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Old 08-26-2012, 04:39 AM   #1
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Smith, Thorne: Skin and Bones. v1. 25 August 2012

J. Thorne Smith (1892-1934) was the author of “Topper / The Jovial Ghosts,” “Topper Takes a Trip,” “The Night Life of the Gods,” “The Stray Lamb,” “Turnabout,” “The Glorious Pool,” etc.
“Skin and Bones” was published in 1933.
Public Domain in countries where copyright is Life+70.

A photographer's freak accident in the dark room produces a chemical concoction causing him (and his dog) to randomly switch back and forth between normal and X-ray (skeleton) versions of themselves. Predictably, much drinking and cavorting ensues, as he finds people able to see beyond his appearance and appreciate him for who he is, while inadvertently terrifying those who can not. Unusually, his wife Lorna is an attractive personality.
—Wikipedia

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The book begins:
Quote:
When Quintus Bland set out to enjoy the evening he had not the vaguest idea he was destined to become a skeleton. Yet that is exactly what he did become—an impressive structure composed entirely of bone as far as the eye could reach.

Had fate vouchsafed the man some small warning of the radical departure from his customary appearance, there is no doubt he would have stopped where he was and become a skeleton comfortably in the privacy of his own home, assuming for the moment one can comfortably become a skeleton while still alive and active.

There were many persons who wished he had pursued this course and remained at home. Life for them would have still retained a little of its zest.
Indubitably this would have been the more agreeable course not only for Mr. Bland and his friends, but also for a number of unfortunate individuals who through no fault of their own were forced to undergo the ordeal of gazing on Quintus Bland in far less than the nude—in, perhaps, the most disturbing form a man can present to his fellow men.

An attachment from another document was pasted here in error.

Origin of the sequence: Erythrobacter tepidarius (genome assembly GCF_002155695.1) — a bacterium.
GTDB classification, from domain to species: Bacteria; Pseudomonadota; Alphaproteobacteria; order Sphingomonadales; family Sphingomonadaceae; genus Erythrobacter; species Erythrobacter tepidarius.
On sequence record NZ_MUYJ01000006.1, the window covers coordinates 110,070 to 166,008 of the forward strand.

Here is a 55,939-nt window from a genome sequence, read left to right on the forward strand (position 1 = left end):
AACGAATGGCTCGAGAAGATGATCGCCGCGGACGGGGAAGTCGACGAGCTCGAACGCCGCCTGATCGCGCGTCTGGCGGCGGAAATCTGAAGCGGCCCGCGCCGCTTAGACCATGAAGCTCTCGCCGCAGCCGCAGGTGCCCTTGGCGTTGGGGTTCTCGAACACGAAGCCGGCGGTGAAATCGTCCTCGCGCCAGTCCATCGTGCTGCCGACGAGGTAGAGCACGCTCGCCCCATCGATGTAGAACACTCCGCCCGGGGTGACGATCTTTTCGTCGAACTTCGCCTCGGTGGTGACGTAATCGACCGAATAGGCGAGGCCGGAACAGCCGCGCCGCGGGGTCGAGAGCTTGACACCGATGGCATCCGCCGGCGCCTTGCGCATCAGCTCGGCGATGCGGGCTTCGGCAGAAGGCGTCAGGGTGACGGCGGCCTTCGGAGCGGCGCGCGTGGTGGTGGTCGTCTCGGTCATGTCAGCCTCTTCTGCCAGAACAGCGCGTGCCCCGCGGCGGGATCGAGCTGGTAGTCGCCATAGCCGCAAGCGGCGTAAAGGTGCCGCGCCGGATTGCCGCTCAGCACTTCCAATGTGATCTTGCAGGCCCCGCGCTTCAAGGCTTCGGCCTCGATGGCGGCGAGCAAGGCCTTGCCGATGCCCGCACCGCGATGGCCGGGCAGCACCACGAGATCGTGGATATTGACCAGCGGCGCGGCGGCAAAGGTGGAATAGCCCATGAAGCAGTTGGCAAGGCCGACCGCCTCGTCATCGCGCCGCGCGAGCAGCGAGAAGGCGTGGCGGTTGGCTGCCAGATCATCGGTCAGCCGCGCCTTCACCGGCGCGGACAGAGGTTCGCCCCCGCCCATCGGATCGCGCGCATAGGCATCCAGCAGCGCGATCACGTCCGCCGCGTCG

Although to become a skeleton is a noteworthy achievement it is not an admirable one. If a man must so disport himself he would show far more consideration by enjoying his horror in solitude instead of in the heart of a populous city. The metamorphosis from flesh to bone is not one especially designed to be regarded affectionately by the average observer.

In extenuation of Mr. Bland’s slight lapse it must be recorded that he had neither the intention nor the inclination to become a skeleton. Such an ambitious undertaking never entered his mind. Bones, in appalling number, were thrust upon him, so to speak. Or, inversely, flesh was removed. In the long run it made little difference how the change occurred. Bland suddenly and confoundingly discovered he had turned to a skeleton. He discovered also that it is the rare individual indeed who regards a skeleton either as a social equal or a desirable companion.

By way of explanation it should be known that Quintus Bland literally sniffed himself into his skeletonhood. For long hours at a time he had been inhaling the potent fumes of a secret chemical fluid with which he had been experimenting for some months past. It was his somewhat revolting hope that some day by means of this fluid he would be able to produce a fluoroscopic camera film. Why any normal man should wish to create such an intimately revealing commodity is difficult to conceive. Possibly Quintus Bland was not quite normal.
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Americanized spelling. Formatted punctuation (curly quotes, emdashes). Chapter headings cross-linked to/from inline ToC. Drop-caps and Large-caps versions.
No scan of the original available for comparison, I hope you'll let me know about any errors.

Enjoy the read.
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